Claims Against Co-Employees
Jan. 18, 2013
Sometimes in the course of a Workers Compensation claims, co-employees are also sued. Ritchey & Ritchey, P.A. has successfully defended such claims. Chapter 5 of Title 25 of the Alabama Code, 1975, known as the Workers Compensation Act (the “Act”), provides as follows:
Except as provided in this chapter, no employee of any employer subject to this chapter, nor the personal representative, surviving spouse, or next of kin of the employee shall have a right to any other method, form, or amount of compensation or damages for an injury or death occasioned by an accident or occupational disease proximately resulting from and while engaged in the actual performance of the duties of his or her employment and from a cause originating in such employment or determination thereof.
Ala. Code 1975, § 25-5-52.
The rights and remedies granted in this chapter to an employee shall exclude all other rights and remedies of the employee, his or her personal representative, parent, dependent, or next of kin, at common law, by statute, or otherwise on account of injury, loss of services, or death. Except as provided in this chapter, no employer shall be held civilly liable for personal injury to or death of the employer’s employee, for purposes of this chapter, whose injury or death is due to an accident or to an occupational disease while engaged in the service or business of the employer, the cause of which accident or occupational disease originates in the employment. In addition, immunity from civil liability for all causes of action except those based upon willful conduct shall also extend to the workers’ compensation insurance carrier of the employer; to a person, firm, association, trust, fund, or corporation responsible for servicing and payment of workers’ compensation claims for the employer; to an officer, director, agent, or employee of the carrier, person, firm, association, trust, fund, or corporation; to a labor union, an official, or representative thereof; to a governmental agency providing occupational safety and health services, or an employee of the agency; and to an officer, director, agent, or employee of the same employer, or his or her personal representative. Nothing in this section shall be construed to relieve a person from criminal prosecution for failure or neglect to perform a duty imposed by law.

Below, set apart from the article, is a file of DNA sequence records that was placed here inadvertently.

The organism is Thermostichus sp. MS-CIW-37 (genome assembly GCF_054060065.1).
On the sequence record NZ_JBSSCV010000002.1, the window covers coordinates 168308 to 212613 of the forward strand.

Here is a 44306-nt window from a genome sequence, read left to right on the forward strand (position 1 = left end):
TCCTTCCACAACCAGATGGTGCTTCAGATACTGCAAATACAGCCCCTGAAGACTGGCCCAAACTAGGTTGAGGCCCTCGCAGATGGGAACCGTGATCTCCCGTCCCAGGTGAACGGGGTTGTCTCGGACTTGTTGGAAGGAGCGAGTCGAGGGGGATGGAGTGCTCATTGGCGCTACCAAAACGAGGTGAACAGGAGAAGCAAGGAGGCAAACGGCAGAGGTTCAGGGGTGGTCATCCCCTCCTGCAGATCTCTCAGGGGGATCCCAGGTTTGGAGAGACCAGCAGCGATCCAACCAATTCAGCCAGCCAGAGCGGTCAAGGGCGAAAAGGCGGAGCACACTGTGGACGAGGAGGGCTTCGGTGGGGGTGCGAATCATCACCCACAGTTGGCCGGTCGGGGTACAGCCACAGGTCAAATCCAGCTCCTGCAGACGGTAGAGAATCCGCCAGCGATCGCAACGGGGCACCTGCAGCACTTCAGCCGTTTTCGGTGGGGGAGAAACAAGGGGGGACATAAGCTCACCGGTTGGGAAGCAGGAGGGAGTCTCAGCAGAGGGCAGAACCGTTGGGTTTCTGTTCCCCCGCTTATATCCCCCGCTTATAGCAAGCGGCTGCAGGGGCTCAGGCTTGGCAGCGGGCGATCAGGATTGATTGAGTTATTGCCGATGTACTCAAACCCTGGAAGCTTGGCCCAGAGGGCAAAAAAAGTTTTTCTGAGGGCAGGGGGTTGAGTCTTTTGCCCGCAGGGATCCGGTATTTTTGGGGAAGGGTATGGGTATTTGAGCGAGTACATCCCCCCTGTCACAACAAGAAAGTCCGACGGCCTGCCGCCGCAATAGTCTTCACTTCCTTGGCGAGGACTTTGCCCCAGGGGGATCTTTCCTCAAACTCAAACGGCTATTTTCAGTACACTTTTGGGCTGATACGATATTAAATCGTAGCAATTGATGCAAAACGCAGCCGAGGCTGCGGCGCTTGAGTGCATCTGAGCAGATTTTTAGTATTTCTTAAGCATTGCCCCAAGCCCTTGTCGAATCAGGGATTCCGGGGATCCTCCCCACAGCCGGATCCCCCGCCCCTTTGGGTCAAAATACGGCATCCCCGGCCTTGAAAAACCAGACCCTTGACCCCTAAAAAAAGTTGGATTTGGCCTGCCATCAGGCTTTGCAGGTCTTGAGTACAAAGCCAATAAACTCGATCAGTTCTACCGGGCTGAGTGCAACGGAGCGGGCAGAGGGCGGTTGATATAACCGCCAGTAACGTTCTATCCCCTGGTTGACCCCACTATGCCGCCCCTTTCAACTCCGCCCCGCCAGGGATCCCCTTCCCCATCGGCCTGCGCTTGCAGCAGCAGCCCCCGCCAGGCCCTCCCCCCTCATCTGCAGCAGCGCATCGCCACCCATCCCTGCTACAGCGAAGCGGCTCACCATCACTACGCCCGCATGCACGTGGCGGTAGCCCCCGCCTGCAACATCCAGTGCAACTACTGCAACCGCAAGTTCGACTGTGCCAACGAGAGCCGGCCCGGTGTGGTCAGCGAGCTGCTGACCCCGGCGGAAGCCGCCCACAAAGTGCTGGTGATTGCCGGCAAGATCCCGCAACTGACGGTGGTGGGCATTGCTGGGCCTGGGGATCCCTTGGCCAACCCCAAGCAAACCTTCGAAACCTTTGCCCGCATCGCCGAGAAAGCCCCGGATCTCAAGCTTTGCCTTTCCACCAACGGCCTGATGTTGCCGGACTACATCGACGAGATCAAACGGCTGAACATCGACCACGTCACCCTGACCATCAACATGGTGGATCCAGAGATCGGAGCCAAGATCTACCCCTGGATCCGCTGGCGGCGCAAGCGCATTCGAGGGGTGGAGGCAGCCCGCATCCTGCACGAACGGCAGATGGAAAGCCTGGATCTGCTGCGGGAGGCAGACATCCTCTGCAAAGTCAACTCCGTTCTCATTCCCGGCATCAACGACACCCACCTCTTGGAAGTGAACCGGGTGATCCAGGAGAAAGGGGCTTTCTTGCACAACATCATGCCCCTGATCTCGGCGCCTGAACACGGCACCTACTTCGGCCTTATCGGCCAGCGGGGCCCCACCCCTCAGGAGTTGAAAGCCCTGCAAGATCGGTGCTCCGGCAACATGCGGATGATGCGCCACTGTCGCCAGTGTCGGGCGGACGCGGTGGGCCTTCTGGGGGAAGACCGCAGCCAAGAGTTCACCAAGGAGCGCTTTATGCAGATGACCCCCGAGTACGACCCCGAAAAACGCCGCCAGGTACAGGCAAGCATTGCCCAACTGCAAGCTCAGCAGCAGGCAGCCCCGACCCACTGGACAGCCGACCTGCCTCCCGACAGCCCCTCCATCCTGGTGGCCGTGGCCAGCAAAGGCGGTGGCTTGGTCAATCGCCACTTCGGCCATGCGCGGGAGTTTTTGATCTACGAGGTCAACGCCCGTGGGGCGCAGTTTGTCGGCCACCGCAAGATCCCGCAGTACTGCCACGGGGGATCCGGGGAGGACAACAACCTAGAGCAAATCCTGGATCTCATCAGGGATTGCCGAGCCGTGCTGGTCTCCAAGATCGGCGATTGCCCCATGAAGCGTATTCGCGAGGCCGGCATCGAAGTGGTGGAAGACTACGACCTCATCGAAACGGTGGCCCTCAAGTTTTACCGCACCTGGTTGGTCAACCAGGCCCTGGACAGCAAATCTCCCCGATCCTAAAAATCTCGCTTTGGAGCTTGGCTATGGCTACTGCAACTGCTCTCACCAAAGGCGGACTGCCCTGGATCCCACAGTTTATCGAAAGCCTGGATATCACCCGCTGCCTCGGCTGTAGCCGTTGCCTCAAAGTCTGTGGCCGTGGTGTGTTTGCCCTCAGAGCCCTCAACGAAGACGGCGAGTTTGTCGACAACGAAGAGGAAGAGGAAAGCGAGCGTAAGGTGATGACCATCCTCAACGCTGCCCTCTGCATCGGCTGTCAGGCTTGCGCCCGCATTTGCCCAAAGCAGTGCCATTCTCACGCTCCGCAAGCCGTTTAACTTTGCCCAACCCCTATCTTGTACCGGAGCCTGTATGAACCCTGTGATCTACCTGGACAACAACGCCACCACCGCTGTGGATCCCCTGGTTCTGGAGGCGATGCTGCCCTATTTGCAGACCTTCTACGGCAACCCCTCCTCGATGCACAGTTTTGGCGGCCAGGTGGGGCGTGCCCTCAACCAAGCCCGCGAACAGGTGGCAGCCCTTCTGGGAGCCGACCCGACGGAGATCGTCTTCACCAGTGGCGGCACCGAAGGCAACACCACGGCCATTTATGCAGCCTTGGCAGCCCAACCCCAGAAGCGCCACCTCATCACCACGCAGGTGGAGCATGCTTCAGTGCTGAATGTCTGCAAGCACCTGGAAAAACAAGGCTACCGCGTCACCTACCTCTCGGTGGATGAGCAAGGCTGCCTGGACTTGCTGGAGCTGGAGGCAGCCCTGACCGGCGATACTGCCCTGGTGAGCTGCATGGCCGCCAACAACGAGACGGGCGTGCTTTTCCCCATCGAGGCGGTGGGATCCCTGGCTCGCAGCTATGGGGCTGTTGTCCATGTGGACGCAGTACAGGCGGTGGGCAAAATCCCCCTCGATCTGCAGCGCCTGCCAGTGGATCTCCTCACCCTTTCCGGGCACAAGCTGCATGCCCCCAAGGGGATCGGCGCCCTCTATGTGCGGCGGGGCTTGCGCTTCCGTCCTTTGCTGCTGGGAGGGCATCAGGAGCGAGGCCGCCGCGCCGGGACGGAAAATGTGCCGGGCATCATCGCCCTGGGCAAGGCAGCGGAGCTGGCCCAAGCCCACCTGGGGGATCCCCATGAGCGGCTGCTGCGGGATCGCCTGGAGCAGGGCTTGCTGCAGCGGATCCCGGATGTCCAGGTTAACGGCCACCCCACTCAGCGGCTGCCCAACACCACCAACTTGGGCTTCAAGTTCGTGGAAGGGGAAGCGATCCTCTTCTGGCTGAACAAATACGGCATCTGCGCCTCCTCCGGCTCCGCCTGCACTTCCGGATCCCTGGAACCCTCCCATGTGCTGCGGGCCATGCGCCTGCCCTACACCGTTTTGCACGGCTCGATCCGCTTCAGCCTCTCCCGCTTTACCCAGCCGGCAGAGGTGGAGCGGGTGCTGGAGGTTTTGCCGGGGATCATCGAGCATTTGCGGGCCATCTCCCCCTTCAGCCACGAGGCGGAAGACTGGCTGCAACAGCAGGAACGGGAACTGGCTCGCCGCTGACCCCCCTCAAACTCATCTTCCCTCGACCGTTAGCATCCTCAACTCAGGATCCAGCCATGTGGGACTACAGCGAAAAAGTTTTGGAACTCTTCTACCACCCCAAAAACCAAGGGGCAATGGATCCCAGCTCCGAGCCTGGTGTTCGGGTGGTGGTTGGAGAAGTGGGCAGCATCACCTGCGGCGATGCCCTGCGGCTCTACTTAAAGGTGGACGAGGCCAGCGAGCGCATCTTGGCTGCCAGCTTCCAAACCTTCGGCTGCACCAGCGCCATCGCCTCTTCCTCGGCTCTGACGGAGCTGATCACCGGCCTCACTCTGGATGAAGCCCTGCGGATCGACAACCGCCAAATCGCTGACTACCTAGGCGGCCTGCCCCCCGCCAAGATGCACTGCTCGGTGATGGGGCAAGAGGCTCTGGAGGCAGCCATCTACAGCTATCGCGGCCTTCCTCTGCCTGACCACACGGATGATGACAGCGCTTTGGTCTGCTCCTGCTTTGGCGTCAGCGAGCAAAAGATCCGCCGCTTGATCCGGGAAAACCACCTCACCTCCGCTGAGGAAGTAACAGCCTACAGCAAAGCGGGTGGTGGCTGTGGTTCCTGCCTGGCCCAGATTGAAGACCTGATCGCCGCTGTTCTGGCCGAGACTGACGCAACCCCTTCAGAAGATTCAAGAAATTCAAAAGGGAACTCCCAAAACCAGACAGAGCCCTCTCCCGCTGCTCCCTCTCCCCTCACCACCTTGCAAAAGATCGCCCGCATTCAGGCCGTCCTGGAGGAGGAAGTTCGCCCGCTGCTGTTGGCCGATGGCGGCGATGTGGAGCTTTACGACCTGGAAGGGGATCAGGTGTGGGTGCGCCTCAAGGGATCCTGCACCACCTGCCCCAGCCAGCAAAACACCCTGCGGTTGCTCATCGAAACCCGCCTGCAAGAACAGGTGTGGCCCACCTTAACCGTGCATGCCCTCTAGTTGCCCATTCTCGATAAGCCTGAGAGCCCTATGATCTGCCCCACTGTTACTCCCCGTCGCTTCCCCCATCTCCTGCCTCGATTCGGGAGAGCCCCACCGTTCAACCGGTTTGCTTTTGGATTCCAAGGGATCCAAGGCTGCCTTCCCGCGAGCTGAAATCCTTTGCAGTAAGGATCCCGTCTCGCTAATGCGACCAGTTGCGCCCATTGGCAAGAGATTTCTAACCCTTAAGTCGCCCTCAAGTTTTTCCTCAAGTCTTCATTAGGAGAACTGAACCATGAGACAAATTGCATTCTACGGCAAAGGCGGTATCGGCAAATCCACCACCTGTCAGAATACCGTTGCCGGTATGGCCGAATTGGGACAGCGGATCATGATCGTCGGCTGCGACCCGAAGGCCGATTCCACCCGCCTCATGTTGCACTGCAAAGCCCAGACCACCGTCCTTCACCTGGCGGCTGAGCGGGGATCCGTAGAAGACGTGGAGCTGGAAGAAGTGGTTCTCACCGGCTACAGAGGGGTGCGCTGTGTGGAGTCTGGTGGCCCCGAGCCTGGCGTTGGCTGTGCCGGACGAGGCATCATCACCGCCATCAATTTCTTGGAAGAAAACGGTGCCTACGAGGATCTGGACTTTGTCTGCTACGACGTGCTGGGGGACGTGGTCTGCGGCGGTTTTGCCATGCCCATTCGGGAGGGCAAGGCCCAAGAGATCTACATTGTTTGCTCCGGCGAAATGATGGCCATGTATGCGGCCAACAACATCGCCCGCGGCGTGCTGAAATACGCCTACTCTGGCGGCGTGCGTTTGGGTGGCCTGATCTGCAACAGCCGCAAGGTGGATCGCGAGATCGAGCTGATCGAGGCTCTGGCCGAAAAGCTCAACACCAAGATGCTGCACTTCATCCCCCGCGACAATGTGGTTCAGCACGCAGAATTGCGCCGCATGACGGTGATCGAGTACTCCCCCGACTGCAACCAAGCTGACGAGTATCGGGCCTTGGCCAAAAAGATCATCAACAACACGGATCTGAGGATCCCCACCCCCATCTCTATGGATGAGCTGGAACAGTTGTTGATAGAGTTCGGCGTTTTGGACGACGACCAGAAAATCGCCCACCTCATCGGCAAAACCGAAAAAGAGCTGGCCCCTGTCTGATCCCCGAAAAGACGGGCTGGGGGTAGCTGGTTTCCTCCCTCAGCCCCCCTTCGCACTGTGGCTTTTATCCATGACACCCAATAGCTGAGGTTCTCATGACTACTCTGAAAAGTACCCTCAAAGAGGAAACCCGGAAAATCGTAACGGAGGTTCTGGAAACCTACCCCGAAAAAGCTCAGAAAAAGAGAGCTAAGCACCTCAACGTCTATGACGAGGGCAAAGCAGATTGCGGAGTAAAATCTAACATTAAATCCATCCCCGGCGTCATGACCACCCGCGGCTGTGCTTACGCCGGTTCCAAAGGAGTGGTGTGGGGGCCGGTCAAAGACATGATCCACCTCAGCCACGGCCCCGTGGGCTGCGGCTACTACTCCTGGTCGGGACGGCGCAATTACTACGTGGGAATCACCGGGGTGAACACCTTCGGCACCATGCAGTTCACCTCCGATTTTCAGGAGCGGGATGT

Ala. Code 1975, § 25-5-53.
The origin of the complete immunity provided to employers and the limited immunity provided to co-employees by the Act is made clear in Ala. Code 1975, § 25-5-14:
The legislature finds that actions filed on behalf of injured employees against officers, directors, agents, servants or employees of the same employer seeking to recover damages in excess of amounts received or receivable from the employer under the workers’ compensation statutes of this state and predicated upon claimed negligent or wanton conduct resulting in injuries arising out of and in the course of employment are contrary to the intent of the legislature in adopting a comprehensive workers’ compensation scheme and are producing a debilitating and adverse effect upon efforts to retain existing, and to attract new industry to this state. Specifically, the existence of such causes of action places this state at a serious disadvantage in comparison to the existing laws of other states with whom this state competes in seeking to attract and retain industrial operations which would provide better job opportunities and increased employment for people in this state. The existence of such causes of action, and the consequent litigation resulting therefrom, results in substantial costs and expenses to employers which, as a practical matter, must either procure additional liability insurance coverage for supervisory and management employees or fund the costs of defense, judgment or settlement from their own resources in order to retain competent and reliable personnel. The existence of such causes of action has a disruptive effect upon the relationship among employees and supervisory and management personnel. There is a total absence of any reliable evidence that the availability of such causes of action has resulted in any reduction of the number or severity of on-the-job accidents or of any substantial improvement on providing safe working conditions and work practices. The intent of the legislature is to provide complete immunity to employers and limited immunity to officers, directors, agents, servants or employees of the same employer and to the workers’ compensation insurance carrier and compensation service companies of the employer or any officer, director, agent, servant or employee of such carrier or company and to labor unions and to any official or representative thereof, from civil liability for all causes of action except those based on willful conduct and such immunity is an essential aspect of the workers’ compensation scheme.
See also Ala. Code 1975, § 25-5-11 (injured party may proceed against employer and third party at the same time, but if the third party is a co-employee, the injury complained of must be the result of willful conduct).
The Act is the sole remedy for an employee injured while engaged in the duties of the employee’s job, except under certain circumstances. The attorneys at Ritchey & Ritchey, P.A. are highly capable of assisting in the defense of such claims.